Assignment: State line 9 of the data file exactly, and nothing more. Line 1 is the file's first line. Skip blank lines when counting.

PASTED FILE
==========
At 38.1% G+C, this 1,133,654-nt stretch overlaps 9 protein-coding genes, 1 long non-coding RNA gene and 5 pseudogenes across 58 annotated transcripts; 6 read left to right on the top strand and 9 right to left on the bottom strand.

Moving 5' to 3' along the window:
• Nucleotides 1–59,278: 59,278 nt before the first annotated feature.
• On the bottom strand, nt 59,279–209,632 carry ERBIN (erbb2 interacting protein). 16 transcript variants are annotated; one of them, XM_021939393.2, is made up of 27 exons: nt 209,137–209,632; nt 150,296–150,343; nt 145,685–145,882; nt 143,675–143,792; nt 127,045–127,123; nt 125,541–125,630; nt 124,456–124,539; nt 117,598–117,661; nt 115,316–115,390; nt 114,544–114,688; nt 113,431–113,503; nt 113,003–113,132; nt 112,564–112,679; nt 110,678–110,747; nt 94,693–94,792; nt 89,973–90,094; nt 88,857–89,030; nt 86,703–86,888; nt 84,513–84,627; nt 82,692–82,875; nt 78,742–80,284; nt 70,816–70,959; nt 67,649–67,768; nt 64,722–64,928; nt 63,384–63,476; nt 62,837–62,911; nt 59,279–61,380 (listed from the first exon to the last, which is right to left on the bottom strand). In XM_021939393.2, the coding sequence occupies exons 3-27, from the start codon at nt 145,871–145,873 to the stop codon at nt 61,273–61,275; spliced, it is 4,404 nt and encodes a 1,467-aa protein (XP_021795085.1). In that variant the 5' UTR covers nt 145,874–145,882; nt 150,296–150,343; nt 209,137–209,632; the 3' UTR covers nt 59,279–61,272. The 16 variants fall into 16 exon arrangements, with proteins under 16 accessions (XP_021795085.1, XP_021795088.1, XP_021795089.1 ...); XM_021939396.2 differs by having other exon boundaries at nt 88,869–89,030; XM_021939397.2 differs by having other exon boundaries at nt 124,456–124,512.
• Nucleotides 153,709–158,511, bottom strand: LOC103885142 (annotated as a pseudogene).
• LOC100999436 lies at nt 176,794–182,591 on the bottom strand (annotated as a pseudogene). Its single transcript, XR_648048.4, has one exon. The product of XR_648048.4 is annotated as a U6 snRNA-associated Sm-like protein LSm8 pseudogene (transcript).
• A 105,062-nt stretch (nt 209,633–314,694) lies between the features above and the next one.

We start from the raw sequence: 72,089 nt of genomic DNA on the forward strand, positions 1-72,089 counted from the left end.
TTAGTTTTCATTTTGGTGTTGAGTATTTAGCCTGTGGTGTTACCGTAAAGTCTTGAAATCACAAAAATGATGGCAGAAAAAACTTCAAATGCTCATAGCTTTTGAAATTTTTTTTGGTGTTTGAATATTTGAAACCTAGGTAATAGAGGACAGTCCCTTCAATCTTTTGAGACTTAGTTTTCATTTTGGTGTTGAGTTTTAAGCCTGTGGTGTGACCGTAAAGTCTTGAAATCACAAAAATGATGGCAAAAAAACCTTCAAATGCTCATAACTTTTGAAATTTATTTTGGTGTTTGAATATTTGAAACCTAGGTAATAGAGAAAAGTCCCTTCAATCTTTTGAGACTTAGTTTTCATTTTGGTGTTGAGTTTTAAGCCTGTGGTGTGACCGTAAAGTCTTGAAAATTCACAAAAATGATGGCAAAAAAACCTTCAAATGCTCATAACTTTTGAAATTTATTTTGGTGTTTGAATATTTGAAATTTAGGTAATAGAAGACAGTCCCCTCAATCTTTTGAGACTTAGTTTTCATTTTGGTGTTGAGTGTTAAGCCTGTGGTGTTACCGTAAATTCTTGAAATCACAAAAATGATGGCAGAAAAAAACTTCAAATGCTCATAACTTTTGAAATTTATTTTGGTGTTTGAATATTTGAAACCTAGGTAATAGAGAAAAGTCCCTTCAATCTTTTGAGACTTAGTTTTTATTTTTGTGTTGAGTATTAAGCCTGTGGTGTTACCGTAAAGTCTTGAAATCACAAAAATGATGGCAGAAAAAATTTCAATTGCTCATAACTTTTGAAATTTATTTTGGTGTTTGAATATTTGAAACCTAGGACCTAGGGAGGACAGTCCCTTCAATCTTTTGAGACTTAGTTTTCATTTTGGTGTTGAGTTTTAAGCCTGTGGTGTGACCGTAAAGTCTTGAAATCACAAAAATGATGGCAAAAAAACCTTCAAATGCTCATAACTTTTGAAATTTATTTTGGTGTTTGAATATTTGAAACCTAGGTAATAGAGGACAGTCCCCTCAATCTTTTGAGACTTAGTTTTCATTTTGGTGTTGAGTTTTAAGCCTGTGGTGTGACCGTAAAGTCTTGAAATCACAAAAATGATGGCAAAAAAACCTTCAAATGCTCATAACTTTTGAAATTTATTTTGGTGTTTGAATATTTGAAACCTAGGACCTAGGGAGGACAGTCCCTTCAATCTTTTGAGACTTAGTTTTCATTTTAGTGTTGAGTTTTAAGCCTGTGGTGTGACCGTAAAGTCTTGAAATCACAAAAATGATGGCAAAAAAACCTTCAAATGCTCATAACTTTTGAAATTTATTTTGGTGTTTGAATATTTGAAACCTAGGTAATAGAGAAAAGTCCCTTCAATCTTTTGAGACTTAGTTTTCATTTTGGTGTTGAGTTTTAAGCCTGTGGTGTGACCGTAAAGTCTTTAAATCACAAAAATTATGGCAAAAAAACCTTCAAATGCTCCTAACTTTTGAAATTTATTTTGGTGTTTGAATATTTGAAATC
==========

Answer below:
TTAGTTTTCATTTTGGTGTTGAGTATTTAGCCTGTGGTGTTACCGTAAAGTCTTGAAATCACAAAAATGATGGCAGAAAAAACTTCAAATGCTCATAGCTTTTGAAATTTTTTTTGGTGTTTGAATATTTGAAACCTAGGTAATAGAGGACAGTCCCTTCAATCTTTTGAGACTTAGTTTTCATTTTGGTGTTGAGTTTTAAGCCTGTGGTGTGACCGTAAAGTCTTGAAATCACAAAAATGATGGCAAAAAAACCTTCAAATGCTCATAACTTTTGAAATTTATTTTGGTGTTTGAATATTTGAAACCTAGGTAATAGAGAAAAGTCCCTTCAATCTTTTGAGACTTAGTTTTCATTTTGGTGTTGAGTTTTAAGCCTGTGGTGTGACCGTAAAGTCTTGAAAATTCACAAAAATGATGGCAAAAAAACCTTCAAATGCTCATAACTTTTGAAATTTATTTTGGTGTTTGAATATTTGAAATTTAGGTAATAGAAGACAGTCCCCTCAATCTTTTGAGACTTAGTTTTCATTTTGGTGTTGAGTGTTAAGCCTGTGGTGTTACCGTAAATTCTTGAAATCACAAAAATGATGGCAGAAAAAAACTTCAAATGCTCATAACTTTTGAAATTTATTTTGGTGTTTGAATATTTGAAACCTAGGTAATAGAGAAAAGTCCCTTCAATCTTTTGAGACTTAGTTTTTATTTTTGTGTTGAGTATTAAGCCTGTGGTGTTACCGTAAAGTCTTGAAATCACAAAAATGATGGCAGAAAAAATTTCAATTGCTCATAACTTTTGAAATTTATTTTGGTGTTTGAATATTTGAAACCTAGGACCTAGGGAGGACAGTCCCTTCAATCTTTTGAGACTTAGTTTTCATTTTGGTGTTGAGTTTTAAGCCTGTGGTGTGACCGTAAAGTCTTGAAATCACAAAAATGATGGCAAAAAAACCTTCAAATGCTCATAACTTTTGAAATTTATTTTGGTGTTTGAATATTTGAAACCTAGGTAATAGAGGACAGTCCCCTCAATCTTTTGAGACTTAGTTTTCATTTTGGTGTTGAGTTTTAAGCCTGTGGTGTGACCGTAAAGTCTTGAAATCACAAAAATGATGGCAAAAAAACCTTCAAATGCTCATAACTTTTGAAATTTATTTTGGTGTTTGAATATTTGAAACCTAGGACCTAGGGAGGACAGTCCCTTCAATCTTTTGAGACTTAGTTTTCATTTTAGTGTTGAGTTTTAAGCCTGTGGTGTGACCGTAAAGTCTTGAAATCACAAAAATGATGGCAAAAAAACCTTCAAATGCTCATAACTTTTGAAATTTATTTTGGTGTTTGAATATTTGAAACCTAGGTAATAGAGAAAAGTCCCTTCAATCTTTTGAGACTTAGTTTTCATTTTGGTGTTGAGTTTTAAGCCTGTGGTGTGACCGTAAAGTCTTTAAATCACAAAAATTATGGCAAAAAAACCTTCAAATGCTCCTAACTTTTGAAATTTATTTTGGTGTTTGAATATTTGAAATC